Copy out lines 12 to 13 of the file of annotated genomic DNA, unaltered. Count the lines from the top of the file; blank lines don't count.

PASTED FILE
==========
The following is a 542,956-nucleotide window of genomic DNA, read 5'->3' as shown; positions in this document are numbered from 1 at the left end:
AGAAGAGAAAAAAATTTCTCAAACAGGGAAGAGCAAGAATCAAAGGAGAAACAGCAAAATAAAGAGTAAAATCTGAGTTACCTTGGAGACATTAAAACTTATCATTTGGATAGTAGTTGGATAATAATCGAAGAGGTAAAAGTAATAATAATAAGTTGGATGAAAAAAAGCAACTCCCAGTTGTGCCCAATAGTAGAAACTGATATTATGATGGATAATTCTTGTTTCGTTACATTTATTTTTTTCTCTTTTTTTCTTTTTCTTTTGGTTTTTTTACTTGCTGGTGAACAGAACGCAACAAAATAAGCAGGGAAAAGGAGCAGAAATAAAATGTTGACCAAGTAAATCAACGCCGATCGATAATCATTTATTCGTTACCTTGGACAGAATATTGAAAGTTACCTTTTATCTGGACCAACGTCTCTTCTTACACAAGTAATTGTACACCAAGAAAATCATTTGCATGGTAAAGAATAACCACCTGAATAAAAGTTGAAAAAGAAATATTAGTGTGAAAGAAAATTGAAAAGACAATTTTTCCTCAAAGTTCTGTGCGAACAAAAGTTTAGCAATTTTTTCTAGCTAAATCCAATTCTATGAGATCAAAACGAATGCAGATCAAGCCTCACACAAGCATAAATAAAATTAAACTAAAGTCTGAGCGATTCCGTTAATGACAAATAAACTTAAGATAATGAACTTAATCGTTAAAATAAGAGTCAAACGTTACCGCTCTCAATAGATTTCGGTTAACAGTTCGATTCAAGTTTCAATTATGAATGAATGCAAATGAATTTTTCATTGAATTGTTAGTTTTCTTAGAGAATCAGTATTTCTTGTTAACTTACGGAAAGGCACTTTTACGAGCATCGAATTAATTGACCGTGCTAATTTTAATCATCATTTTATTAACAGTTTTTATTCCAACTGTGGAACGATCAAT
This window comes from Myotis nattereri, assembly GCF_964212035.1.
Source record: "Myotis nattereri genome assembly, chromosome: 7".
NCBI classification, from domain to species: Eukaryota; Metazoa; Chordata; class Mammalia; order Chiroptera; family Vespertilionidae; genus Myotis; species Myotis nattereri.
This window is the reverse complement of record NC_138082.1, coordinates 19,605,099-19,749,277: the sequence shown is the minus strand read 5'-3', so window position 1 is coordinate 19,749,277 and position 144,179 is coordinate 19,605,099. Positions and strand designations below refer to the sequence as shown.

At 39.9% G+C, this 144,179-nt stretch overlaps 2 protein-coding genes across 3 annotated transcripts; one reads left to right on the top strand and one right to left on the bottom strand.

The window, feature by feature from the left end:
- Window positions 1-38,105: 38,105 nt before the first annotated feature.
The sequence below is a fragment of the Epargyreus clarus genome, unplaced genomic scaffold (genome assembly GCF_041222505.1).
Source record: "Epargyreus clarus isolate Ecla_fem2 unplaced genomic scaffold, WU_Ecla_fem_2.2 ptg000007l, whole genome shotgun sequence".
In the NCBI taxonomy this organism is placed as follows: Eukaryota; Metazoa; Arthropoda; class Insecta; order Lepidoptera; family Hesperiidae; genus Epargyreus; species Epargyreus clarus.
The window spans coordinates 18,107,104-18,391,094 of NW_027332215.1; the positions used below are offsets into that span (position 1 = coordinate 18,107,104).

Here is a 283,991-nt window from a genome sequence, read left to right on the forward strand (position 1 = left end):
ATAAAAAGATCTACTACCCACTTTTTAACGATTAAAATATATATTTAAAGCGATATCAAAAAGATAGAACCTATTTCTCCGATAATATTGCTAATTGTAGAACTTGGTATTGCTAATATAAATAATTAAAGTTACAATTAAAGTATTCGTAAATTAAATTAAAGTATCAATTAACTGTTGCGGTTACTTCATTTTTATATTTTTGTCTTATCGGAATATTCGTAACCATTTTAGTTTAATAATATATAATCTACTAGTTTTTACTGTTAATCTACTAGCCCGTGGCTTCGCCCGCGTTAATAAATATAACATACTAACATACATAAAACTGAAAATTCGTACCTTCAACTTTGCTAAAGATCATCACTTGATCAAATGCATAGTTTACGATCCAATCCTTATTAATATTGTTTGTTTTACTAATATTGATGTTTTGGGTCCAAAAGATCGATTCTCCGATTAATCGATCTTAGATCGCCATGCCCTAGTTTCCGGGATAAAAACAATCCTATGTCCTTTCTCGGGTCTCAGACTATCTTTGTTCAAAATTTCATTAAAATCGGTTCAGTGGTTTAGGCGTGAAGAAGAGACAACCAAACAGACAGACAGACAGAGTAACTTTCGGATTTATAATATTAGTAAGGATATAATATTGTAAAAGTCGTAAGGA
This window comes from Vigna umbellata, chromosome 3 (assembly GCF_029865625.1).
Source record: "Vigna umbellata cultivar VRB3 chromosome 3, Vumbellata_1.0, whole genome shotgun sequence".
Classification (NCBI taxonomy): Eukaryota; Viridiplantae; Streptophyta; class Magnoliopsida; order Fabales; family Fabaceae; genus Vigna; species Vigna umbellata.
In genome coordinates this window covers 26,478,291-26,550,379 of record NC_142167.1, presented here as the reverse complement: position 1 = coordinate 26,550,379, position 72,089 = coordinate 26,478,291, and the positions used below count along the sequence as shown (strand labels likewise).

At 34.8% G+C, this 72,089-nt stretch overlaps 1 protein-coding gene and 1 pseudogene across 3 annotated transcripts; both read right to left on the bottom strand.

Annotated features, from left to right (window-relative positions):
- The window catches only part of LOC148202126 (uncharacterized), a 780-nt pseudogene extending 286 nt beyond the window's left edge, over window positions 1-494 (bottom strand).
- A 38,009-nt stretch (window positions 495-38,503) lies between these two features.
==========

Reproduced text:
In the NCBI taxonomy this organism is placed as follows: Eukaryota; Metazoa; Arthropoda; class Insecta; order Lepidoptera; family Hesperiidae; genus Epargyreus; species Epargyreus clarus.
The window spans coordinates 18,107,104-18,391,094 of NW_027332215.1; the positions used below are offsets into that span (position 1 = coordinate 18,107,104).